Current Centers for Disease Control and Prevention (CDC) guidelines urge medical professionals to wear gowns and gloves when they are working with patients who are infected with antibiotic-resistant bacteria. Now, a new study shows that if these simple requirements were spread to all patient's rooms in an intensive care unit (ICU), they may be able to provide some protection against at least one deadly superbug.
About one out of every 20 patients acquire an infection from a hospital that they didn't have when they were first admitted, according to the CDC. The health agency's director Dr. Tom Frieden previously said to CBSNews.com during a press conference that the most acute sources of antibiotic-resistant germs are hospitals.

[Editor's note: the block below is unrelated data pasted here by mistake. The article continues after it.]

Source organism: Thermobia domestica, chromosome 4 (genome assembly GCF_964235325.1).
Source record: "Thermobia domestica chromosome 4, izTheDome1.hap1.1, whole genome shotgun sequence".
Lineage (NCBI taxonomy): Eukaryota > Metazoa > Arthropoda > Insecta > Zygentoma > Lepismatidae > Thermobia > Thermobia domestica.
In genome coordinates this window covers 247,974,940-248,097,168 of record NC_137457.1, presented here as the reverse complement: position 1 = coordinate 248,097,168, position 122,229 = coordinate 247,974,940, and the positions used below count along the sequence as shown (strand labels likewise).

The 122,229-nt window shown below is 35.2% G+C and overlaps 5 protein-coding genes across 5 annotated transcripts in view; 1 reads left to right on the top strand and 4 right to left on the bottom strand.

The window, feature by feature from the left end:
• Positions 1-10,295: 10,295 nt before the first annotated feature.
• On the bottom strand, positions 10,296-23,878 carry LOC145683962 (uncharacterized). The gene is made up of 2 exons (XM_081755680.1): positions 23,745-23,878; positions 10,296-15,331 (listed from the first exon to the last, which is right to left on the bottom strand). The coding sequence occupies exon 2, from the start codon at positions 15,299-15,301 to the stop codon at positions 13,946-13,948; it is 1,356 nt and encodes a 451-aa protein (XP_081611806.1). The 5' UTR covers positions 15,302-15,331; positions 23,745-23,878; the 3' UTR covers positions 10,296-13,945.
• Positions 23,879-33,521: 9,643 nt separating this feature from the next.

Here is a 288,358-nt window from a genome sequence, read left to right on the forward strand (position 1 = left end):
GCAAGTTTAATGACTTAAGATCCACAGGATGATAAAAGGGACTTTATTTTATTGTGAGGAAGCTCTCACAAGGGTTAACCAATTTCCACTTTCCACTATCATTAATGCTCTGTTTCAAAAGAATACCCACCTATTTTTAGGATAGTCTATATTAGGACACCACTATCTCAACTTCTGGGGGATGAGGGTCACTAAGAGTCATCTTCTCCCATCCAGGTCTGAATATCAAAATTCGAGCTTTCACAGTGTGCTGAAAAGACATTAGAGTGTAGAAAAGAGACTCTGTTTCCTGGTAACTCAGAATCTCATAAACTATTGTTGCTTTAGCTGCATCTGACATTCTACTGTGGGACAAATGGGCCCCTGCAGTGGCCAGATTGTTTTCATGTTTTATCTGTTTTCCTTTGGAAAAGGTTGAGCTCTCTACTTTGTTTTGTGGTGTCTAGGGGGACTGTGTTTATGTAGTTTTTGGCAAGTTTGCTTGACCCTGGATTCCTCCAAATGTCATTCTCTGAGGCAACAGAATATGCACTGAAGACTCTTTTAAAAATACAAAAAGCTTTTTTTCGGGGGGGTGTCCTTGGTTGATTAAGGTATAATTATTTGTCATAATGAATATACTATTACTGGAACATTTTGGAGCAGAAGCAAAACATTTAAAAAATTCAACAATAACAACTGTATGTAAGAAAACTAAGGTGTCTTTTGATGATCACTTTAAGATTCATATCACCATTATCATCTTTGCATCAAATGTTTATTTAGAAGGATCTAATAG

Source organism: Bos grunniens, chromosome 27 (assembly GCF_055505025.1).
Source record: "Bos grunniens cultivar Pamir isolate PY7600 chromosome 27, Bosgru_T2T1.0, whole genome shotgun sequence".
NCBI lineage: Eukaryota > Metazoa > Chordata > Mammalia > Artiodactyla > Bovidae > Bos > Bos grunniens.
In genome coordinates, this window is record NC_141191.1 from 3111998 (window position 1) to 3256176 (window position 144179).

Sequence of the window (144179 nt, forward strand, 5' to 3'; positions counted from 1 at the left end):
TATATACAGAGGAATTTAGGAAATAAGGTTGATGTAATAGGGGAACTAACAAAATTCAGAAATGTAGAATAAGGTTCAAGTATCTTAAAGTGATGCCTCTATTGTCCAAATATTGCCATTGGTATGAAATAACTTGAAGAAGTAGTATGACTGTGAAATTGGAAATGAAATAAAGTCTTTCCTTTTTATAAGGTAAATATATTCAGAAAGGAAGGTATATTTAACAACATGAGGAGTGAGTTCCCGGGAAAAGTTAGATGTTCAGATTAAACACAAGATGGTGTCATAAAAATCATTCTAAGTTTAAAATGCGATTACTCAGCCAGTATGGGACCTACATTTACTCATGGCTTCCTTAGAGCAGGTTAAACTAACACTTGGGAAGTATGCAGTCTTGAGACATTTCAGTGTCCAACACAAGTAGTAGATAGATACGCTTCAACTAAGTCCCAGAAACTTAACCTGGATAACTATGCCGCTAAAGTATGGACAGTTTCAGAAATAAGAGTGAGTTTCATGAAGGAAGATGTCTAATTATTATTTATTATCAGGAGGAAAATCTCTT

One antibiotic-resistant bacteria that is often found in health care settings is methicillin-resistant Staphylococcus aureus (MRSA). It can live harmlessly on the skin or in the nose, but if it infects a person's bloodstream, it can be deadly.
Hospital-linked invasive MRSA in particular infected more than 90,000 people across the U.S. and killed 20,000 people each year about a decade ago, the CDC reports. Since then, hospitals have made a bigger push to improve cleanliness. In 2011, there were just 60,000 people who were sickened, and only 10,000 died because of the bacteria resistant to methicillin antibiotics.